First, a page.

You may have a point, but I still agree on that you might catch and exception if you want to work with it (though not handle it). Add something, modify something, or whatever, then rethrow it to let someone else handle it.

  6. #21
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    >> Construct and throw a single class type for every error your function/class generates. That way, you can catch that type and you won't have to worry if you're adding more errors later.

    I agree with this, but if you're catching and rethrowing exceptions along the way then it requires more catch block at each step. If you just catch the exception where it can be handled, the intermediate functions need not be modified.

    If you really did have a lot of catch and re-throws, you'd want to derive your exception classes from a common base class so that you could use one catch for each exception type.

  7. #22
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    Quote Originally Posted by Daved View Post
    >> Construct and throw a single class type for every error your function/class generates. That way, you can catch that type and you won't have to worry if you're adding more errors later.

    I agree with this, but if you're catching and rethrowing exceptions along the way then it requires more catch block at each step. If you just catch the exception where it can be handled, the intermediate functions need not be modified.
    Of course, it's to be done only if absolutely necessary to your implentation, since it also makes the code more error prone with mistakes.

  8. #23
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    The following 2 pieces of code are the same, aren't they?

    Code:
    try{
    ...
    return true;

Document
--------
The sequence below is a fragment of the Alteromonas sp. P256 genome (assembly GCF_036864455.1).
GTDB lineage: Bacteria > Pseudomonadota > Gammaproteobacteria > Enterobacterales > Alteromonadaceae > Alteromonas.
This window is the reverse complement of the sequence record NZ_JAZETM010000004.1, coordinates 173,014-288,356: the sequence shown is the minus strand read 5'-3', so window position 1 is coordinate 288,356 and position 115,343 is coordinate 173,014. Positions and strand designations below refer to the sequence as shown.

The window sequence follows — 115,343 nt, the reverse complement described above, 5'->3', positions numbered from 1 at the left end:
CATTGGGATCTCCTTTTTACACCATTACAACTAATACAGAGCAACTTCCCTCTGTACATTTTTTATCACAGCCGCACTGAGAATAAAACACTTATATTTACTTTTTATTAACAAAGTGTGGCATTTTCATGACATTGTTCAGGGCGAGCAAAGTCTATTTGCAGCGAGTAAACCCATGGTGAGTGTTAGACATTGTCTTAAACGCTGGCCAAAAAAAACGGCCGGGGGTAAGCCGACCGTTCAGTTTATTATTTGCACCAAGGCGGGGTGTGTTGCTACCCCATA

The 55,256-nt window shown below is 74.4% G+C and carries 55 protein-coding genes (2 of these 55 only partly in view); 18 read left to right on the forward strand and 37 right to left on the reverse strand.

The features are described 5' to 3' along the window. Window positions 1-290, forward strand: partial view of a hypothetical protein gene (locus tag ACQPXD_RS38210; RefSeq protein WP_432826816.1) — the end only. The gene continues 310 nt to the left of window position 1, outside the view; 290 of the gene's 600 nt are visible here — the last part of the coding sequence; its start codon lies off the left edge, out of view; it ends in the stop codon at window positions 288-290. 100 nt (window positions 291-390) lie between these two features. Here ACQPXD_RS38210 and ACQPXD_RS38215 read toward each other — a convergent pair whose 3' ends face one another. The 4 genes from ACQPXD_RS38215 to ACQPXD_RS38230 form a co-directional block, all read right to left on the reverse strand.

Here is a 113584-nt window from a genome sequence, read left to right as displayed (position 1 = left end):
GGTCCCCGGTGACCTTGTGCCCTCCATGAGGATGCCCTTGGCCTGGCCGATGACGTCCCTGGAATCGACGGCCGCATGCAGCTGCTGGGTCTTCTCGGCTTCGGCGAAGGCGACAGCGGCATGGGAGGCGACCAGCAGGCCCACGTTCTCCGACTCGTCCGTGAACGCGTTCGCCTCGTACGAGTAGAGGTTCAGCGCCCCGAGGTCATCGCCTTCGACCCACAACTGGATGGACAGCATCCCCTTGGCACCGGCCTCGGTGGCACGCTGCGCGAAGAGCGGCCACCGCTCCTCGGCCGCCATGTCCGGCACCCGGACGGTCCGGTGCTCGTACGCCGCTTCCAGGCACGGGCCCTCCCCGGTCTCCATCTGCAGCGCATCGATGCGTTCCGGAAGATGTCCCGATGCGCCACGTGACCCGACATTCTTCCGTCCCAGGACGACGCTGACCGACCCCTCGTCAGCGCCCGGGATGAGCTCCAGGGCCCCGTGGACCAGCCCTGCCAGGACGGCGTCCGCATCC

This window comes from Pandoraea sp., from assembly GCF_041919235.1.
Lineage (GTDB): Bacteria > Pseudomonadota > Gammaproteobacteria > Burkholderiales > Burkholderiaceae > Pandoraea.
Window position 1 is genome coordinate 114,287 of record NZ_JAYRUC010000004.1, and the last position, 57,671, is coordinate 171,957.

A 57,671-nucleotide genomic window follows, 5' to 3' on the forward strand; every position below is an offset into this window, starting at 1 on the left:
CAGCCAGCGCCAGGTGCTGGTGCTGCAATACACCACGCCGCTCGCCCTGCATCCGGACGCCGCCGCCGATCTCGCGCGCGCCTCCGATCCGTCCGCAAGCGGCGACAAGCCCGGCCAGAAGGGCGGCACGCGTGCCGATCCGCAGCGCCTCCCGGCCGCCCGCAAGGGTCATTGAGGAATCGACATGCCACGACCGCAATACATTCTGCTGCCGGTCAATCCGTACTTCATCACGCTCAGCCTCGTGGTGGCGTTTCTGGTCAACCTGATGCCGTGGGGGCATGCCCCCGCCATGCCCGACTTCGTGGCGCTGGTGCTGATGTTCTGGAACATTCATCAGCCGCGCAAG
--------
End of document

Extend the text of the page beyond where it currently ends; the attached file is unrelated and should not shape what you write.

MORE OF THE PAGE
}catch(...){
    ...
    return false;
    }
    Code:
    try{
    ...
    }catch(...){
    ...
    return false;
    }
    return true;

    Quote Originally Posted by Daved View Post
    These two pieces of code are different:
    Code:
    try{
    ...
    return true;
    }catch(...){
    ...
    }
    Code:
    try{
    ...
    }catch(...){
    ...
    }
    return true;
    The first does not return anything from the function if an exception is caught (unless there is a return statement somewhere else in the code not shown). The second one will always return true whether an exception is thrown or not (unless there is a return statement somewhere else in the code not shown).

  9. #24
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    Yes.

  10. #25
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    Quote Originally Posted by meili100 View Post
    The following 2 pieces of code are the same, aren't they?

    Code:
    try{
    ...
    return true;
    }catch(...){
    ...
    return false;
    }
    Code:
    try{
    ...
    }catch(...){
    ...
    return false;
    }
    return true;
    Yes, they should act the same.

  11. #26
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    Quote Originally Posted by Daved View Post
    But that really defeats the purpose of exceptions (adding extra try/catch blocks that rethrow the exception).

    >> but sometimes there are things that won't clean up by themselves.
    Understood, but in many cases that just means a little more work to make them.
    I've gotten into the habit of using RAII classes for everything that needs to be deleted, closed...

    BTW, the AutoPtr template I wrote can be used for any type of RAII, not just pointers. Just pass a Deletor object that releases the resource appropriately.